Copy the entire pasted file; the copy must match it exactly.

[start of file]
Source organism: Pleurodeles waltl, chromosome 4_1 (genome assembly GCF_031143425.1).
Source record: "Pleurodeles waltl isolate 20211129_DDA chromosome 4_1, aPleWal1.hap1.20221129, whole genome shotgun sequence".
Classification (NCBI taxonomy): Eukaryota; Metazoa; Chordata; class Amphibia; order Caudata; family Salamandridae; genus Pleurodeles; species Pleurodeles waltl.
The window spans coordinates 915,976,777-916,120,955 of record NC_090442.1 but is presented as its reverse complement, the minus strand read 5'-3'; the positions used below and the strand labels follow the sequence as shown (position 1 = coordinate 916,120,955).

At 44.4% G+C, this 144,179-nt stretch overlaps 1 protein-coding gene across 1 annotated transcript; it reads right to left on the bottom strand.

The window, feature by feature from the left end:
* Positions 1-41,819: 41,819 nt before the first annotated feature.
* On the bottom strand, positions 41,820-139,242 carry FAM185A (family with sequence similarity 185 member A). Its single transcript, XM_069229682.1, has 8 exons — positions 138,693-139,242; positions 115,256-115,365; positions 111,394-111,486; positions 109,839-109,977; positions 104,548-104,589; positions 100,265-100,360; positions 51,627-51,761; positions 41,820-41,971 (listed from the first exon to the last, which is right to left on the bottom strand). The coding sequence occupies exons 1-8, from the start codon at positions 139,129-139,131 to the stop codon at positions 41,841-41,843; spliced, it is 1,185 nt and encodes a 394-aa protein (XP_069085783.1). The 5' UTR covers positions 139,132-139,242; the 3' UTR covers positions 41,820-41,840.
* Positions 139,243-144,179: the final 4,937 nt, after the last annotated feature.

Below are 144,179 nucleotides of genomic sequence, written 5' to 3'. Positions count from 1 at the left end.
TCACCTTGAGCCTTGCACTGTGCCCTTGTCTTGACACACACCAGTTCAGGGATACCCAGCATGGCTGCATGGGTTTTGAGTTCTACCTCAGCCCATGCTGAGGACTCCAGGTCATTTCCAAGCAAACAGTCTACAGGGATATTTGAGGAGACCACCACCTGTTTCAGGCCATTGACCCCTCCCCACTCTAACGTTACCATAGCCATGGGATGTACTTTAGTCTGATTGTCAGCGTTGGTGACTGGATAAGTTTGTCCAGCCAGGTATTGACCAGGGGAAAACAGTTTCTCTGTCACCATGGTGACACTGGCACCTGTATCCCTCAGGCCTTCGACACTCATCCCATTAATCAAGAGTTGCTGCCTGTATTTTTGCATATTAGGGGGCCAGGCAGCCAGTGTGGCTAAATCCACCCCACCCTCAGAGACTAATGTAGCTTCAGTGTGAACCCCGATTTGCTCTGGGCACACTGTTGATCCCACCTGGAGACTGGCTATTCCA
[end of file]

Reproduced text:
Source organism: Pleurodeles waltl, chromosome 4_1 (genome assembly GCF_031143425.1).
Source record: "Pleurodeles waltl isolate 20211129_DDA chromosome 4_1, aPleWal1.hap1.20221129, whole genome shotgun sequence".
Classification (NCBI taxonomy): Eukaryota; Metazoa; Chordata; class Amphibia; order Caudata; family Salamandridae; genus Pleurodeles; species Pleurodeles waltl.
The window spans coordinates 915,976,777-916,120,955 of record NC_090442.1 but is presented as its reverse complement, the minus strand read 5'-3'; the positions used below and the strand labels follow the sequence as shown (position 1 = coordinate 916,120,955).

At 44.4% G+C, this 144,179-nt stretch overlaps 1 protein-coding gene across 1 annotated transcript; it reads right to left on the bottom strand.

The window, feature by feature from the left end:
* Positions 1-41,819: 41,819 nt before the first annotated feature.
* On the bottom strand, positions 41,820-139,242 carry FAM185A (family with sequence similarity 185 member A). Its single transcript, XM_069229682.1, has 8 exons — positions 138,693-139,242; positions 115,256-115,365; positions 111,394-111,486; positions 109,839-109,977; positions 104,548-104,589; positions 100,265-100,360; positions 51,627-51,761; positions 41,820-41,971 (listed from the first exon to the last, which is right to left on the bottom strand). The coding sequence occupies exons 1-8, from the start codon at positions 139,129-139,131 to the stop codon at positions 41,841-41,843; spliced, it is 1,185 nt and encodes a 394-aa protein (XP_069085783.1). The 5' UTR covers positions 139,132-139,242; the 3' UTR covers positions 41,820-41,840.
* Positions 139,243-144,179: the final 4,937 nt, after the last annotated feature.

Below are 144,179 nucleotides of genomic sequence, written 5' to 3'. Positions count from 1 at the left end.
TCACCTTGAGCCTTGCACTGTGCCCTTGTCTTGACACACACCAGTTCAGGGATACCCAGCATGGCTGCATGGGTTTTGAGTTCTACCTCAGCCCATGCTGAGGACTCCAGGTCATTTCCAAGCAAACAGTCTACAGGGATATTTGAGGAGACCACCACCTGTTTCAGGCCATTGACCCCTCCCCACTCTAACGTTACCATAGCCATGGGATGTACTTTAGTCTGATTGTCAGCGTTGGTGACTGGATAAGTTTGTCCAGCCAGGTATTGACCAGGGGAAAACAGTTTCTCTGTCACCATGGTGACACTGGCACCTGTATCCCTCAGGCCTTCGACACTCATCCCATTAATCAAGAGTTGCTGCCTGTATTTTTGCATATTAGGGGGCCAGGCAGCCAGTGTGGCTAAATCCACCCCACCCTCAGAGACTAATGTAGCTTCAGTGTGAACCCCGATTTGCTCTGGGCACACTGTTGATCCCACCTGGAGACTGGCTATTCCA